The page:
Devoid of pretense, Leyland takes pride in keeping things simple
In Jim Leyland, Detroit Tigers have another manager entirely devoid of pretension
Like Sparky Anderson before him, Leyland trying to bring World Series title home
Leyland feels fortunate to be making a living doing what he loved most as a boy
Behind the dugout at old Tiger Stadium, just out of public view, was a toilet, a decrepit thing in a decrepit ballpark. If anything truly could be said to reek of history it was that porcelain object, which for decades saw great men going, going -- but now, alas, it's gone.
That toilet is one of the first things that comes to my mind whenever the Tigers seize the spotlight, along with the Old English D on their caps, a logo rivaled in the ancient typography of baseball only by the Yankees' interlocking NY and the alphabetical three-way of the Cardinals' STL.
When the Tigers last won the World Series, in 1984, skipper Sparky Anderson would contemplatively smoke a pipe in front of that dugout lav, the white smoke issuing as it does from the Vatican when a pope gets elected. (Sparky once got Pope John Paul II to autograph an official American League baseball for him, His Holiness instinctively knowing to sign on the sweet spot.)
Twenty-eight years later, Jim Leyland fires up heaters at Comerica Park, but otherwise not much has changed at the Tigers' helm: The team still has a skinny white-haired wise man at the wheel, a manager entirely devoid of pretension.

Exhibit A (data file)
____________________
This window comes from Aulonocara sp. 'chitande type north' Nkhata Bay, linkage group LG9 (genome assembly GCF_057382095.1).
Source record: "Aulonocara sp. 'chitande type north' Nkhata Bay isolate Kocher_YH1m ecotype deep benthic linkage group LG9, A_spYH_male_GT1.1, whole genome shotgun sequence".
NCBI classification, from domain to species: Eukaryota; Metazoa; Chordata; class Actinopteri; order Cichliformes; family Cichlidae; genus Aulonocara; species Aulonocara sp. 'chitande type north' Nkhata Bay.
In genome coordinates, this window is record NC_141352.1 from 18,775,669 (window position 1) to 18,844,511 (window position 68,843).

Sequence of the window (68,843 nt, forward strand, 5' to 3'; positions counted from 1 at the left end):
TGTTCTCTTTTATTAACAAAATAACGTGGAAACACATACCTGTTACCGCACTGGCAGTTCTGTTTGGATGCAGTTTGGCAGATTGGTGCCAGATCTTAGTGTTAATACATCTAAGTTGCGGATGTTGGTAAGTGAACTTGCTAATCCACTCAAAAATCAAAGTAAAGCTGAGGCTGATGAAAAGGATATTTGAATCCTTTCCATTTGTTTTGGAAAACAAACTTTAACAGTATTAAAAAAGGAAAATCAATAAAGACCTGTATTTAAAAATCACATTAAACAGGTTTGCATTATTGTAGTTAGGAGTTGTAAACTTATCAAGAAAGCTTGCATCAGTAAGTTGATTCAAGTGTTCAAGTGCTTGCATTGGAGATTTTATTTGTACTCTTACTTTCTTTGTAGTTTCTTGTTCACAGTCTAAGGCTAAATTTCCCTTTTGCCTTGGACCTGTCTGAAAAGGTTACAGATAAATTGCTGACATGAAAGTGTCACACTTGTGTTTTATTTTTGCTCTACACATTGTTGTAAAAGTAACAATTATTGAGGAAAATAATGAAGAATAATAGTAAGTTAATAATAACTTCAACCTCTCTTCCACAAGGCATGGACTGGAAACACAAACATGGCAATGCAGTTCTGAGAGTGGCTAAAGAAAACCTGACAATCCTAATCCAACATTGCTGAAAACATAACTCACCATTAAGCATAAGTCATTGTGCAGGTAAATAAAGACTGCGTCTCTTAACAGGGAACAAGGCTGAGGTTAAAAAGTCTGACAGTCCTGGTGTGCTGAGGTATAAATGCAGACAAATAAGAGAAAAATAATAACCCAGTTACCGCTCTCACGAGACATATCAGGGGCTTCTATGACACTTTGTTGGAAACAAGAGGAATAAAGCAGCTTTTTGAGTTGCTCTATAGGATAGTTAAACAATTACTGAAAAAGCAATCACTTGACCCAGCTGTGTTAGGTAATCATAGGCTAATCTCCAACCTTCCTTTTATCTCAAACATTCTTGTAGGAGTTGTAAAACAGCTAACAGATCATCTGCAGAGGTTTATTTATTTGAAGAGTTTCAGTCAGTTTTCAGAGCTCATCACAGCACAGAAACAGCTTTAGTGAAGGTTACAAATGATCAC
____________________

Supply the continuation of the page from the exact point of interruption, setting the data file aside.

Sparky would not have been impressed that the team's Gothic D is now tattooed to the right forearms of Eminem and Kid Rock. "The word celebrity and the word VIP?" he once said to me. "I die laughing when I get a letter marked VIP. It says call this number to say whether you're coming or not. I don't wanna go to the White House. I don't wanna go nowhere. Show-business people, that don't thrill me."
Likewise, I once followed Leyland in his Chrysler sedan to his modest home in suburban Pittsburgh when he managed the Pirates. "I could never be a slave to a $600,000 house," he made a point of telling me. He was 48 at the time, and his 15-month-old son, Patrick, played in the next room, and his wife, Katie, was pregnant with their daughter, Kellie.
These are the only two men to manage the Tigers for seven or more consecutive seasons since Hughie Jennings did so a century ago, and the two are remarkably similar in outlook. Both Sparky and Leyland were grateful for (and embarrassed by) the extraordinary perks of their jobs. "You're spoiled in the major leagues, let's face it," Sparky said. "Phil Niekro put it best. They asked him why he continued to play on and on all those years and he said, 'Nobody ever gives you meal money in real life.' "
Leyland, likewise, found it scarcely believable that multi-million-dollar contracts were supplemented by meal money. Twenty years ago, when his Pirates lost a heartbreaking Game 7 of the NLCS to the Braves, he was paid $9,000 in meal money that season. "When I made $400 a month, I thought I was the richest son of a bitch you ever saw," he told me. "I always had a buck in my pocket and a pack of cigarettes. My dad always said, 'He's not gonna amount to nothin', because you give him a buck and a pack of cigarettes, and he's the happiest son of a bitch I've ever seen in my life.' Well, now I make a lot more bucks. And not a damn thing has changed."